Can corporate broking survive?
UK corporate broking is the business that won’t die. There is no requirement for it outside the smallest listed firms, and corporates the world over manage without it. Yet UK companies almost always want the reassurance it provides. Is it finally under threat?
As corporate brokers will tell you, there is a lot of nonsense talked about corporate broking.
To listen to its most traditional supporters, it is some quasi-mystical world where UK equity market wizards, sitting in serene isolation from their grubby transactional colleagues, drip long-learned lore into the ears of the country’s chief executives.
Others see it differently. If corporate broking is anything in the modern age, they reckon, it is simply the point at which corporate knowledge and strategic advisory meet equity market intelligence and distribution. To distil that even further – it is advice, and it always has been.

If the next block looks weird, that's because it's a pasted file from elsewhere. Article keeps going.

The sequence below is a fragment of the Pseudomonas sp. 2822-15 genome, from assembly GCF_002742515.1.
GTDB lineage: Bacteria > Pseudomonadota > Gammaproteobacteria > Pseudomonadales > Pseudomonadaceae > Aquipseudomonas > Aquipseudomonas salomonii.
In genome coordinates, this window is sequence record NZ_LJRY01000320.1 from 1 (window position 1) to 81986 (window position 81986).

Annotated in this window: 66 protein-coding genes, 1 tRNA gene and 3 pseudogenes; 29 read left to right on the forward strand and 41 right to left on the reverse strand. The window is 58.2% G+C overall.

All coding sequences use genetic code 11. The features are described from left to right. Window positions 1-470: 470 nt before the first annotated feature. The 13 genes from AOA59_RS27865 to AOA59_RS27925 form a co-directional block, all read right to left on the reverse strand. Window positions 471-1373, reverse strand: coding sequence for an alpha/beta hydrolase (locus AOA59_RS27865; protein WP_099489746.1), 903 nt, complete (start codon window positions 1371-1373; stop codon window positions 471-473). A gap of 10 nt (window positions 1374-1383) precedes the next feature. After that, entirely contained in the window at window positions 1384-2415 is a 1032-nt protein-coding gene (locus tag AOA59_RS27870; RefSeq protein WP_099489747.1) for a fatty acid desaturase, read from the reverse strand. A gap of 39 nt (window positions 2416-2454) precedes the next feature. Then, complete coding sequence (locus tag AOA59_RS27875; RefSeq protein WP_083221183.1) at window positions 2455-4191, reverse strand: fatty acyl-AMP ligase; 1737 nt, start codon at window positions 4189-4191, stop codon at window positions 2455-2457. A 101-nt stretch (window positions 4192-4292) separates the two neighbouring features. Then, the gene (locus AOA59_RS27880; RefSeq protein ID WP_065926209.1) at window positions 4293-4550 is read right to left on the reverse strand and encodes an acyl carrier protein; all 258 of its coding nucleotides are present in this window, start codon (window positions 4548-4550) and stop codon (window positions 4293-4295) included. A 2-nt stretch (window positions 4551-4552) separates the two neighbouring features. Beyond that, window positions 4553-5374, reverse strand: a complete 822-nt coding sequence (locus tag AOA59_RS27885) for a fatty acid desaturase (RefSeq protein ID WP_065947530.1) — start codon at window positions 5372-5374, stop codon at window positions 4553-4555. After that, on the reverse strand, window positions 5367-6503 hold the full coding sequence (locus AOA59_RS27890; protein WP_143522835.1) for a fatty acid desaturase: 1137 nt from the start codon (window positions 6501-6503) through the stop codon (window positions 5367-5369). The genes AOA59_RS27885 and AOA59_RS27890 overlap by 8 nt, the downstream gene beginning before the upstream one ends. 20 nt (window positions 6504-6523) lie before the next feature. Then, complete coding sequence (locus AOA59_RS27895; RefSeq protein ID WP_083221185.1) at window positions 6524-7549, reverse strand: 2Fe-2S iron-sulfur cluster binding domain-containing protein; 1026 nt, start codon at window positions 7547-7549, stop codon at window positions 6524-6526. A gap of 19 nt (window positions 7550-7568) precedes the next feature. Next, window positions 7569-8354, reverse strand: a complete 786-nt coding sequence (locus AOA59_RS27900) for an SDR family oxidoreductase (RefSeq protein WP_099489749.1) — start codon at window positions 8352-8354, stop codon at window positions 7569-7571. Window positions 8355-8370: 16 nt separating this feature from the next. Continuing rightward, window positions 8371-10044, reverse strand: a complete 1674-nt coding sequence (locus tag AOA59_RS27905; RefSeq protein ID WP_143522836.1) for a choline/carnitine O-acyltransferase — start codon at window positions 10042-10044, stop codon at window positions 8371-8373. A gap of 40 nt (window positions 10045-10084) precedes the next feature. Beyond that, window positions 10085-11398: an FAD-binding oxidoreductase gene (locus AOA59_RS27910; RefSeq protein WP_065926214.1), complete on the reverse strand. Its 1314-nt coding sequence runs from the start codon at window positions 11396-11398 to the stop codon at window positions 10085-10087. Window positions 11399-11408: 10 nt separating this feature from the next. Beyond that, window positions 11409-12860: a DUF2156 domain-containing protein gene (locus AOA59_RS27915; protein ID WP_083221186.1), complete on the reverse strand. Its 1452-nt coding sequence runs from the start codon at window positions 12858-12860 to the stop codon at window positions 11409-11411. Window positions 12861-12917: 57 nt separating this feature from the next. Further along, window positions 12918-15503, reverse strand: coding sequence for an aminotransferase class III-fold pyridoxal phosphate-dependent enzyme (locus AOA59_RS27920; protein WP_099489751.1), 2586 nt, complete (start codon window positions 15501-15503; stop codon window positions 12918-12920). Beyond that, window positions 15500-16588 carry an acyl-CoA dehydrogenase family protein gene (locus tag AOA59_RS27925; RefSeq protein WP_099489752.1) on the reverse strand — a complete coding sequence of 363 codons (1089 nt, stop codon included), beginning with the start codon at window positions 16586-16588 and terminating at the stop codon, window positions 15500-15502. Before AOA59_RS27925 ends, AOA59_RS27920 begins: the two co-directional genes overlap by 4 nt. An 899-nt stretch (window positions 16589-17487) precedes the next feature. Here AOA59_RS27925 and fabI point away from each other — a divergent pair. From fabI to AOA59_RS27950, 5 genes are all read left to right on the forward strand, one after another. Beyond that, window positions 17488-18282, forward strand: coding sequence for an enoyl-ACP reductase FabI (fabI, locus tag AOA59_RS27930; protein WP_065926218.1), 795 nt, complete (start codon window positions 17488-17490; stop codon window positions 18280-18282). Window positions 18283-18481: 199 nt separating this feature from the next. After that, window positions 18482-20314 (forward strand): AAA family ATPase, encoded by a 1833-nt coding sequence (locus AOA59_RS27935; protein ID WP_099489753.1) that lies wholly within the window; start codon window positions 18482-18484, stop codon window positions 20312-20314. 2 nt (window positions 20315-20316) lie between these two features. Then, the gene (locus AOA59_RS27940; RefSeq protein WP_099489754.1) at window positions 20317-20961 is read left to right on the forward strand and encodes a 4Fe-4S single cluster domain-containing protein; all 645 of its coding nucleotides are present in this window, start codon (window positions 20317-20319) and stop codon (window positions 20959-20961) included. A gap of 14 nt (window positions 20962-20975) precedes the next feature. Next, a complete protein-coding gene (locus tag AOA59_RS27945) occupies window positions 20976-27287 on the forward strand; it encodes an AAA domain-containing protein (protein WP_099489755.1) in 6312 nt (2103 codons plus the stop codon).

So why the peculiar reputation of the business as something unfathomable beyond the UK’s shores? Part of it originates in the traditional requirement for a UK-listed company to have a corporate broker to represent it to regulators. And although that persists among smaller firms looking to trade on London’s Alternative Investment Market (AIM), it no longer applies to big firms, having been partly superseded by the need for every listing candidate to have a sponsor.
But the lack of a formal requirement has not dimmed the appeal of the traditional corporate broker role to the UK’s top C-suites.